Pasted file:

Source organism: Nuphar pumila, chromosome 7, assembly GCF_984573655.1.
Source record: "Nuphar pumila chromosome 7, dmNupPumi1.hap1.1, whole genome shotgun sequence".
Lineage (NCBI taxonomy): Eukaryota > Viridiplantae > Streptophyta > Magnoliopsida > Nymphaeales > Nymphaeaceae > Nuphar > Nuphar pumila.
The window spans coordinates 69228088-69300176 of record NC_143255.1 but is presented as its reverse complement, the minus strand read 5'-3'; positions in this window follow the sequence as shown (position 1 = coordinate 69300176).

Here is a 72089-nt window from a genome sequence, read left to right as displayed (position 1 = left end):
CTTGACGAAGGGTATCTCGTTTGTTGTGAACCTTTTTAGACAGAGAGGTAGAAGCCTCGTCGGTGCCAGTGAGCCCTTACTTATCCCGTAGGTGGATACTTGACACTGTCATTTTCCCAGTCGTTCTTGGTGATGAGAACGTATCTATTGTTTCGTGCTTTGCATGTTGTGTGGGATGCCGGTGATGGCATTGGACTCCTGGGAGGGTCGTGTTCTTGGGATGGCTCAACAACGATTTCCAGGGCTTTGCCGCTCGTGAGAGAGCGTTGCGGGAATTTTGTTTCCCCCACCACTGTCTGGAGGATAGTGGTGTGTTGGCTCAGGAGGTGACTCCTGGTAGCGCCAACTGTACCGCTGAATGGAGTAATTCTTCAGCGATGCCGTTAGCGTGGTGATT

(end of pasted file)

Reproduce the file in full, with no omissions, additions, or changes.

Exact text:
Source organism: Nuphar pumila, chromosome 7, assembly GCF_984573655.1.
Source record: "Nuphar pumila chromosome 7, dmNupPumi1.hap1.1, whole genome shotgun sequence".
Lineage (NCBI taxonomy): Eukaryota > Viridiplantae > Streptophyta > Magnoliopsida > Nymphaeales > Nymphaeaceae > Nuphar > Nuphar pumila.
The window spans coordinates 69228088-69300176 of record NC_143255.1 but is presented as its reverse complement, the minus strand read 5'-3'; positions in this window follow the sequence as shown (position 1 = coordinate 69300176).

Here is a 72089-nt window from a genome sequence, read left to right as displayed (position 1 = left end):
CTTGACGAAGGGTATCTCGTTTGTTGTGAACCTTTTTAGACAGAGAGGTAGAAGCCTCGTCGGTGCCAGTGAGCCCTTACTTATCCCGTAGGTGGATACTTGACACTGTCATTTTCCCAGTCGTTCTTGGTGATGAGAACGTATCTATTGTTTCGTGCTTTGCATGTTGTGTGGGATGCCGGTGATGGCATTGGACTCCTGGGAGGGTCGTGTTCTTGGGATGGCTCAACAACGATTTCCAGGGCTTTGCCGCTCGTGAGAGAGCGTTGCGGGAATTTTGTTTCCCCCACCACTGTCTGGAGGATAGTGGTGTGTTGGCTCAGGAGGTGACTCCTGGTAGCGCCAACTGTACCGCTGAATGGAGTAATTCTTCAGCGATGCCGTTAGCGTGGTGATT